As part of his campaign to overturn tradition, Marinetti also attacked traditional Italian food. His Manifesto of Futurist Cooking was published in the Turin Gazzetta del Popolo on 28 December 1930. Arguing that "People think, dress[,] and act in accordance with what they drink and eat", Marinetti proposed wide-ranging changes to diet. He condemned pasta, blaming it for lassitude, pessimism, and lack of virility, — and promoted the eating of Italian-grown rice. In this, as in other ways, his proposed Futurist cooking was nationalistic, rejecting foreign foods and food names. It was also militaristic, seeking to stimulate men to be fighters...

On 17 November 1938, Italy passed The Racial Laws, discriminating against Italian Jews, much like the discrimination pronounced in the Nuremberg Laws. The antisemitic trend in Italy resulted in attacks against modern art, judged too foreign, too radical and anti-nationalist. In the 11 January 1939 issue of the Futurist journal, Artecrazia, Marinetti expressed his condemnation of such attacks on modern art, noting Futurism is both Italian and nationalist, not foreign, and stating that there were no Jews in Futurism. Furthermore, he claimed Jews were not active in the development of modern art. Regardless, the Italian state shut down Artecrazia.

Comment by DanielFilan on DanielFilan's Shortform Feed · 2024-02-10T01:51:48.959Z · LW · GW

Live in Berkeley? I think you should consider running for the city council. Why?

  • 4 seats are going to be open with no incumbents:
    • District 4: the area between Sacramento, Blake, Fulton, and University, plus the area between University, Cedar, MLK, and Fulton. Lots of rationalists live in this area. This will be a special election that's yet to be scheduled, but I imagine it will be held in April or May, with a filing deadline in late Feb / early Mar. (Or maybe it will be held at the same time as District 7, on April 16, filing deadline on EOD Feb 16)
    • District 5: north of Cedar, between Spruce and Sacramento/Tulare/Nelson. Election in November.
    • District 6: north of Hearst, between Oxford/Spruce and Wildcat Canyon Road. Election in November.
    • District 7: campus and the couple blocks immediately south of it. Borders are hard to describe, check here. Special election: filing deadline is EOD Feb 16, election is April 16.
  • Nobody is running in those races yet.
  • You probably have gripes with how the city is running: maybe you wish policing were different, or there were more permissive zoning, or better education.
  • You probably have a bunch of friends who feel similarly who maybe would want to vote for you or support your campaign.

Here is a candidate handbook for the District 7 election, I imagine running for the other districts is similar (but with different relevant dates).

Comment by DanielFilan on Most experts believe COVID-19 was probably not a lab leak · 2024-02-07T21:45:55.113Z · LW · GW

Thanks!

Comment by DanielFilan on Most experts believe COVID-19 was probably not a lab leak · 2024-02-05T18:53:02.226Z · LW · GW

Like, how much should William Lane Craig winning his debates update me on theism?

Partly I think that this debate format was way higher-quality than most formats I've seen, including in the domain of theism vs atheism. I also think that the answer is going to depend on whether or not your reasons for atheism are basically the same as Craig's opponents' - if they are, then I think it actually should somewhat (at least in a format where the winner is picked correctly), but if they aren't, then it probably shouldn't much at all.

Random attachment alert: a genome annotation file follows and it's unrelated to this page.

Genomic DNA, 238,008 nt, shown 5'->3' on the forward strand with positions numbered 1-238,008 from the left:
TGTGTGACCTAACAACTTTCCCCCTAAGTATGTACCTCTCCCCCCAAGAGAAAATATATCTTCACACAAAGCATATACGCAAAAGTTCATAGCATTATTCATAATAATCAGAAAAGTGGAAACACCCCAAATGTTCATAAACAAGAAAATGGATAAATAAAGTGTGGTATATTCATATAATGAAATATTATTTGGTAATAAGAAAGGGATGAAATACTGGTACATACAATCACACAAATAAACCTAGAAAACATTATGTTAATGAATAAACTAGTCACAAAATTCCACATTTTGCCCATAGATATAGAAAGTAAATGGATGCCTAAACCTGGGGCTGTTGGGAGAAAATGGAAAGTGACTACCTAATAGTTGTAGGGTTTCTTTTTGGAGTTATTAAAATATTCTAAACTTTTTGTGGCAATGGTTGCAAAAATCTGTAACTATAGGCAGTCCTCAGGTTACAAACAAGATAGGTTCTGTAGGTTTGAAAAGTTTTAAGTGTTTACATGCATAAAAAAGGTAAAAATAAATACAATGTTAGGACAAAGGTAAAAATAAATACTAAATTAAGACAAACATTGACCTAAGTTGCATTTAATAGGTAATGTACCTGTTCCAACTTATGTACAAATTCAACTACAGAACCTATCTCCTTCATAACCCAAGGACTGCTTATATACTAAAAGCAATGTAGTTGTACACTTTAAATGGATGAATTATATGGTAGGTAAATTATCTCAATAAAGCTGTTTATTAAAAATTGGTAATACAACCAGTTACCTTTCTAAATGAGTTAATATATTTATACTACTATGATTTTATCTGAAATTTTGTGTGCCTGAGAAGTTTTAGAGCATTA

Comment by DanielFilan on Most experts believe COVID-19 was probably not a lab leak · 2024-02-05T18:49:17.239Z · LW · GW

Snowballing contacts does introduce a risk of bias but that is mitigated by the disciplinary and geographic spread in the target sample.

Is there any chance you guys could share information about the trees of who recommended who, to help get a sense of how big this bias could be? Like, how large was the largest recommendation chain, what fraction of people were recommended vs initially contacted, etc?

Comment by DanielFilan on Most experts believe COVID-19 was probably not a lab leak · 2024-02-05T18:45:23.174Z · LW · GW

(Casual readers may not realize that John Halstead was one of the co-authors of the report on this survey)

Comment by DanielFilan on Most experts believe COVID-19 was probably not a lab leak · 2024-02-04T00:19:07.625Z · LW · GW

I think there's some controversy about which previous pandemics were caused by lab leaks (e.g. one flu season was speculated to have been), making the base rates less informative than you'd think.

Comment by DanielFilan on Most experts believe COVID-19 was probably not a lab leak · 2024-02-04T00:17:04.600Z · LW · GW
Comment by DanielFilan on Most experts believe COVID-19 was probably not a lab leak · 2024-02-03T21:22:49.495Z · LW · GW

Did you scroll down to see what people who were familiar with DEFUSE said?

Comment by DanielFilan on Most experts believe COVID-19 was probably not a lab leak · 2024-02-03T06:20:00.318Z · LW · GW

A bunch of people in the comments section are skeptical that we should care about the consensus of experts on this question. One thing I'm curious to get people's opinion on: late last year, Rootclaim did a series of debates with Peter Miller on whether COVID was a gain-of-function lab leak or a zoonotic spillover, you can watch the videos here. Two judges were mutually agreed upon, and for each judge that's convinced one way or the other, the loser (according to that judge) has to pay the winner $50,000. As a result the debates were pretty extensive - they went for a total of 17 hours, and the judges were pretty engaged, including asking written questions between rounds. The judges haven't released their decisions yet, but they will later this month.